Cancun: The Sequel By guest contributing writer Theresa Albert
When I first visited Cancun, I was 24 years old and quite the adventurer. Unfortunately, the place seemed to have insufferable stuff that didn’t appeal to me: big hotels, commercial spaces, expensive (but not excellent) restaurants and pounding ightclubs. So this winter, when I received the invitation to visit El Dorado Royale to celebrate a new partnership between Canada Beef and Air Canada Vacations called the Canada Beef Culinary Series at Karisma Hotels & Resorts, I had low expectations. I was, however, thrilled to be travelling to the Mexican resort last winter.
When I arrived, the airport was bustling and efficient. I jumped in a cab and eventually rolled up to the gorgeous gated resort. It was the opposite experience of my previous trip—here you could appreciate the real beauty of Mexico. “ El Dorado Royale is in a category all its own called Gourmet Inclusive," says Rafael Feliz, project leader for Premier Worldwide Marketing. "It took five years to get the word out that this place was different. There are no messy buffets; food is made-to-order and is excellent, safe and fresh.” El Dorado Royale covers close to two kilometres of pristine beaches and jungle. Although the resort was at 100 percent capacity the week I was there, it didn't feel crowded and I never had to stand in a line. It was also quiet—during the mornings I could hear exotic birdsong and at night, silence, outside of a few tinkles of laughter from resort goers. Everything I needed was delivered to my door or my table within minutes (including margaritas). Given my earlier Mexico experience, I had questions: Can I brush my teeth with tap water? Can I eat the fresh fruit brought to my room? Can I safely walk around alone at night, or go for an early run on the beach? Is the minibar really free? The answer to every question was yes. El Dorado Royale is an adult-only resort; there are no kids splashing in the pools or parents yelling. Instead, there are lovers, newlyweds and business people likely on incentive trips. Golf carts silently glide along the meandering resort pathways past cabins, suites, pools, cabanas, bars and restaurants. Each morning a cleaning crew swarms the beach to keep it immaculate, and yoga and fitness classes are offered. Most resort goers here are healthy and active.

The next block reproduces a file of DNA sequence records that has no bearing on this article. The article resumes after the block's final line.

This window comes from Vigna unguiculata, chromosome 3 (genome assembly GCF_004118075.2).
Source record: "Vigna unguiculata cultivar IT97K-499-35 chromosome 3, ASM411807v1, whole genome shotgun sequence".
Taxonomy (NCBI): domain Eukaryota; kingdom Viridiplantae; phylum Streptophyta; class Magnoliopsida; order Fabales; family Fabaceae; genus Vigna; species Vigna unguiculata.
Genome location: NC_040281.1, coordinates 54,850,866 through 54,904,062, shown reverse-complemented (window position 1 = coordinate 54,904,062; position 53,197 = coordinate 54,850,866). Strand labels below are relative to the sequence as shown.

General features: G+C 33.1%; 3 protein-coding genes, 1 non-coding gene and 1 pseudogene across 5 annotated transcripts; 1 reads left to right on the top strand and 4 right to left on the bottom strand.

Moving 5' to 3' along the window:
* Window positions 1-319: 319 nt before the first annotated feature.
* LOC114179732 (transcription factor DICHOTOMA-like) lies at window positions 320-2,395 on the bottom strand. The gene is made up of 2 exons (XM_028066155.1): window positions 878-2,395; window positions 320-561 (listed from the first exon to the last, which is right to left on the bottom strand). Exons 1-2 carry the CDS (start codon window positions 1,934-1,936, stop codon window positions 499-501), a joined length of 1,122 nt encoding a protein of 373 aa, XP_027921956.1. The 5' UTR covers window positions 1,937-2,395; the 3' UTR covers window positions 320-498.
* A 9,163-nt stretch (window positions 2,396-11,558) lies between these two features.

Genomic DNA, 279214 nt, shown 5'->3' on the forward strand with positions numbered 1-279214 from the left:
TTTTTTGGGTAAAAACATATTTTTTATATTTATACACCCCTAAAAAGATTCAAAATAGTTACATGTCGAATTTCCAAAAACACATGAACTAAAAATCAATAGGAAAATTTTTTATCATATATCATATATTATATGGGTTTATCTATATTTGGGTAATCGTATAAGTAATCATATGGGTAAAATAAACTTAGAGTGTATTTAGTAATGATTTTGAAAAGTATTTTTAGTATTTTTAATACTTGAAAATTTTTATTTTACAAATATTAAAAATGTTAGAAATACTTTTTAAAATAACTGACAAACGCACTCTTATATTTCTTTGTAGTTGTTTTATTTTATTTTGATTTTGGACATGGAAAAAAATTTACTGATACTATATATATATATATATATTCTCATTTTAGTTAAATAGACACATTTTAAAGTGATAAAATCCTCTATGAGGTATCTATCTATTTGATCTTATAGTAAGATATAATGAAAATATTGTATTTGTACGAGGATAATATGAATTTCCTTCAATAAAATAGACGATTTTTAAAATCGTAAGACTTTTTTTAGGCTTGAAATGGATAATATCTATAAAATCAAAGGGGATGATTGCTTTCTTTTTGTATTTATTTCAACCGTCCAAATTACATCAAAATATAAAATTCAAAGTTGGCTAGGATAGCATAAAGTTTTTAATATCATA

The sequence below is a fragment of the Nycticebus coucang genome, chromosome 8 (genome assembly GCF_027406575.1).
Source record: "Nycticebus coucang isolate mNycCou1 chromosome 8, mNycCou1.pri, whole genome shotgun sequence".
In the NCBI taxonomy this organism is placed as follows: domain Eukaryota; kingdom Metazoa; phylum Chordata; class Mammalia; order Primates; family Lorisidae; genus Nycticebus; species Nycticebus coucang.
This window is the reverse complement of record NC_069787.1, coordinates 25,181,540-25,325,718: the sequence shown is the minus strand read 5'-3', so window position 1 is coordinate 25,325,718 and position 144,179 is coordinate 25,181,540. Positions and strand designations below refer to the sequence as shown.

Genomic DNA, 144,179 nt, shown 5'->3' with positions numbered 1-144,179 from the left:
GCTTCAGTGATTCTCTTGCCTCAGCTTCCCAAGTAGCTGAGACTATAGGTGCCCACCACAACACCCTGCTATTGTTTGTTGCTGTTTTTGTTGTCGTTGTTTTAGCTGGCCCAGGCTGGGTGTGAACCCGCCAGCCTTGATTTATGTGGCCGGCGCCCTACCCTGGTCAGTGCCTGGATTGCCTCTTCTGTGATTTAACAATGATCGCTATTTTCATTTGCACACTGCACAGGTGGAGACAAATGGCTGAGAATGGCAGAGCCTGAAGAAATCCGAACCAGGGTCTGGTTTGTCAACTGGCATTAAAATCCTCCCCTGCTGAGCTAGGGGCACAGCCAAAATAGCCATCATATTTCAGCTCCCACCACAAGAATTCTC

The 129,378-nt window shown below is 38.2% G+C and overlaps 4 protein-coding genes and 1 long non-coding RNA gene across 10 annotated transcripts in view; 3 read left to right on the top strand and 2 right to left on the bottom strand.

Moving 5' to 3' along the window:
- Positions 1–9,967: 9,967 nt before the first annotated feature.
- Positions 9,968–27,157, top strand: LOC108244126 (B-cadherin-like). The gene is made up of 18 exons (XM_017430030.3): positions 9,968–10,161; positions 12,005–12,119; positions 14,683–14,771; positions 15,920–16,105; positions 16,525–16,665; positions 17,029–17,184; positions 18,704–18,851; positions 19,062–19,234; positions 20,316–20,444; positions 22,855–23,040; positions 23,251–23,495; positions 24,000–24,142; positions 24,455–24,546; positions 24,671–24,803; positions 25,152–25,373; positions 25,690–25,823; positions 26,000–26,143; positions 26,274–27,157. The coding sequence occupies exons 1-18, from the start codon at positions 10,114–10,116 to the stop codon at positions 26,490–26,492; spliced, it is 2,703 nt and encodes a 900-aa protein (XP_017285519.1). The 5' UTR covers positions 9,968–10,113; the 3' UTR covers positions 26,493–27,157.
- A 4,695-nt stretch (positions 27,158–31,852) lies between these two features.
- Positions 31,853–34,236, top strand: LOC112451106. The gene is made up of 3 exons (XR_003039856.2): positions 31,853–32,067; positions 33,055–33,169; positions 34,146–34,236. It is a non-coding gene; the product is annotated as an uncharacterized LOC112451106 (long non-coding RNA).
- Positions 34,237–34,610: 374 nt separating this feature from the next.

Close to the resort's on-site hydroponic greenhouses and a spring-fed swimming hole is a cave called a cenote. One of the coolest places I've ever seen, the natural formation is the perfect spot for a destination wedding or traditional Mayan meal.
El Dorado's spa is best enjoyed in the heat of the afternoon. The water therapies are complimentary for guests, whether you have a treatment booked or not. (Had I realized this earlier, I would have hustled to the full body massage pool the second I arrived.) The pool’s amenities include a pounding jet stream at neck level, a hip and lower-back water massage, and a full body jet. Holding on to rails and letting the jets blast warm salt water over me, I mused that life, like the power of the water pummelling me, can get rough as the decades pass. But, if you lean in, breathe deeply and learn how to hold on through the good and the bad, it can also be pretty rewarding. Learn about upcoming dates in the Canada Beef Culinary Series at Karisma Hotels & Resorts.